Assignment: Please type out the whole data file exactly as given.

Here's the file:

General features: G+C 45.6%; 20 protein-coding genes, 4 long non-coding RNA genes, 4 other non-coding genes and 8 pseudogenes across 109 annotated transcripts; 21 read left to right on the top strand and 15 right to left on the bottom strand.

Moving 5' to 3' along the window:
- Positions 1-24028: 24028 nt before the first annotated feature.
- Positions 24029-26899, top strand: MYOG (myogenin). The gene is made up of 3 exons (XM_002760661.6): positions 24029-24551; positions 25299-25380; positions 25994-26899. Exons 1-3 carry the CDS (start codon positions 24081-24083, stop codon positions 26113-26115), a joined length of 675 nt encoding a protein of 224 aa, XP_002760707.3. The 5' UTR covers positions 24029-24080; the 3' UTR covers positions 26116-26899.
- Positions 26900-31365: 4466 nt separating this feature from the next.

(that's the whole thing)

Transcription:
General features: G+C 45.6%; 20 protein-coding genes, 4 long non-coding RNA genes, 4 other non-coding genes and 8 pseudogenes across 109 annotated transcripts; 21 read left to right on the top strand and 15 right to left on the bottom strand.

Moving 5' to 3' along the window:
- Positions 1-24028: 24028 nt before the first annotated feature.
- Positions 24029-26899, top strand: MYOG (myogenin). The gene is made up of 3 exons (XM_002760661.6): positions 24029-24551; positions 25299-25380; positions 25994-26899. Exons 1-3 carry the CDS (start codon positions 24081-24083, stop codon positions 26113-26115), a joined length of 675 nt encoding a protein of 224 aa, XP_002760707.3. The 5' UTR covers positions 24029-24080; the 3' UTR covers positions 26116-26899.
- Positions 26900-31365: 4466 nt separating this feature from the next.